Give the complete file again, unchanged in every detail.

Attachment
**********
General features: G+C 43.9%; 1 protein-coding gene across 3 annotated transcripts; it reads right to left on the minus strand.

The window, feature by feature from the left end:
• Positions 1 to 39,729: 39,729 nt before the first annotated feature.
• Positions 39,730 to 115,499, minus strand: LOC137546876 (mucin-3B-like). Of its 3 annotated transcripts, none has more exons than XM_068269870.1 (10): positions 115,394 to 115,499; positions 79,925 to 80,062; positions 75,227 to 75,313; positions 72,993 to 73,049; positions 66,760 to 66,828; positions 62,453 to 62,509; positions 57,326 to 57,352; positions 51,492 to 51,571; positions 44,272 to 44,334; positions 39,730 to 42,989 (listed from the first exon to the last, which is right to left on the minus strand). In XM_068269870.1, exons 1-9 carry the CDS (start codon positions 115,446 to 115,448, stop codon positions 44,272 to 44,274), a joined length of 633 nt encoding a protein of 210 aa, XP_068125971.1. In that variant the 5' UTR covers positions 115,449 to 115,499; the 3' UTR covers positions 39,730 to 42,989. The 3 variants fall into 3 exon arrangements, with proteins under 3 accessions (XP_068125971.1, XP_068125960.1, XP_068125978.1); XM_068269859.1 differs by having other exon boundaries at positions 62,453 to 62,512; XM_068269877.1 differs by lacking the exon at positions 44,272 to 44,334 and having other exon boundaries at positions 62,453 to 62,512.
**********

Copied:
General features: G+C 43.9%; 1 protein-coding gene across 3 annotated transcripts; it reads right to left on the minus strand.

The window, feature by feature from the left end:
• Positions 1 to 39,729: 39,729 nt before the first annotated feature.
• Positions 39,730 to 115,499, minus strand: LOC137546876 (mucin-3B-like). Of its 3 annotated transcripts, none has more exons than XM_068269870.1 (10): positions 115,394 to 115,499; positions 79,925 to 80,062; positions 75,227 to 75,313; positions 72,993 to 73,049; positions 66,760 to 66,828; positions 62,453 to 62,509; positions 57,326 to 57,352; positions 51,492 to 51,571; positions 44,272 to 44,334; positions 39,730 to 42,989 (listed from the first exon to the last, which is right to left on the minus strand). In XM_068269870.1, exons 1-9 carry the CDS (start codon positions 115,446 to 115,448, stop codon positions 44,272 to 44,274), a joined length of 633 nt encoding a protein of 210 aa, XP_068125971.1. In that variant the 5' UTR covers positions 115,449 to 115,499; the 3' UTR covers positions 39,730 to 42,989. The 3 variants fall into 3 exon arrangements, with proteins under 3 accessions (XP_068125971.1, XP_068125960.1, XP_068125978.1); XM_068269859.1 differs by having other exon boundaries at positions 62,453 to 62,512; XM_068269877.1 differs by lacking the exon at positions 44,272 to 44,334 and having other exon boundaries at positions 62,453 to 62,512.